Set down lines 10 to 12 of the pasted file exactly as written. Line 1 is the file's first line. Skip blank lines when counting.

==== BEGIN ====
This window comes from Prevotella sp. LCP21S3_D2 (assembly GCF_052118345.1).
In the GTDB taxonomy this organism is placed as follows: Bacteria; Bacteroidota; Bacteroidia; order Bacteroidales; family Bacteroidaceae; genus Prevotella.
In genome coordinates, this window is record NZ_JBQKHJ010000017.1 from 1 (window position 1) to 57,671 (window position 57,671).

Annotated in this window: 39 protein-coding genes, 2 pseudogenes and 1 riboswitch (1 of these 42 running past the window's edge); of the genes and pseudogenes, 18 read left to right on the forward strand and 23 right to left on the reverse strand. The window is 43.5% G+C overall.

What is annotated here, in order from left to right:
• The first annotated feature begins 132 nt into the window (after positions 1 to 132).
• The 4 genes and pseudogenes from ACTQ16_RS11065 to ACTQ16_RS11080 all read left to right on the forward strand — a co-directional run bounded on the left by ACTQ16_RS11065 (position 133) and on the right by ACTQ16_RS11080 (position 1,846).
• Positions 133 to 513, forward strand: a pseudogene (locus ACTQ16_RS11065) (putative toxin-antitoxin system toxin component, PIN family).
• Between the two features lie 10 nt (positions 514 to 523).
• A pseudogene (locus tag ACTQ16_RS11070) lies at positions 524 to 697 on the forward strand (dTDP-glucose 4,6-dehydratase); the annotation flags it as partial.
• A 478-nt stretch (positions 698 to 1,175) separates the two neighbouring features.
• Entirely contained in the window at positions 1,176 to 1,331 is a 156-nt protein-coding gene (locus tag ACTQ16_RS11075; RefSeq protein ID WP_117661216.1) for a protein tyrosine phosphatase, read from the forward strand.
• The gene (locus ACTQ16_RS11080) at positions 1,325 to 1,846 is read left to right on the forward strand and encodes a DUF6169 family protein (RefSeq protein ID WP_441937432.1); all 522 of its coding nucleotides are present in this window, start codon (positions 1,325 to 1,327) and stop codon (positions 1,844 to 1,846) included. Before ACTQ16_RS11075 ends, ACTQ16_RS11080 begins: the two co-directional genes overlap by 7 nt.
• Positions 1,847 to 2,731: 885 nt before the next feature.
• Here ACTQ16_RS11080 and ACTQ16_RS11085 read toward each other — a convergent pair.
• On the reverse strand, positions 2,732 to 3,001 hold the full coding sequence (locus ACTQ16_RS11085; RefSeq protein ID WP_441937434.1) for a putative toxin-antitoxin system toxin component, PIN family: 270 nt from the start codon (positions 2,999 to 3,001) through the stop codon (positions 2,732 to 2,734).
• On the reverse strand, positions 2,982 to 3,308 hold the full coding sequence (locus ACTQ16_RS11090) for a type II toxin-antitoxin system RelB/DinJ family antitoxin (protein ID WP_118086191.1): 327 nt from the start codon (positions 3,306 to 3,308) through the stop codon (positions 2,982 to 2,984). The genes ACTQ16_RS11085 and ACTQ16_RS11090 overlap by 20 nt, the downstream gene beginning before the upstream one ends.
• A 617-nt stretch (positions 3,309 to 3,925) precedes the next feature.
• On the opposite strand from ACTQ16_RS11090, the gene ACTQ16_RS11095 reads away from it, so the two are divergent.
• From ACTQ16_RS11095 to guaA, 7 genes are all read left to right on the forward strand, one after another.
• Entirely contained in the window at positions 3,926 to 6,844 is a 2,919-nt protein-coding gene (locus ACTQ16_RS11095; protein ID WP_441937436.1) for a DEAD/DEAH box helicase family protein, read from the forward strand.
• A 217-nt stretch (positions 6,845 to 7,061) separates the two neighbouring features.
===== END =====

• A pseudogene (locus tag ACTQ16_RS11070) lies at positions 524 to 697 on the forward strand (dTDP-glucose 4,6-dehydratase); the annotation flags it as partial.
• A 478-nt stretch (positions 698 to 1,175) separates the two neighbouring features.
• Entirely contained in the window at positions 1,176 to 1,331 is a 156-nt protein-coding gene (locus tag ACTQ16_RS11075; RefSeq protein ID WP_117661216.1) for a protein tyrosine phosphatase, read from the forward strand.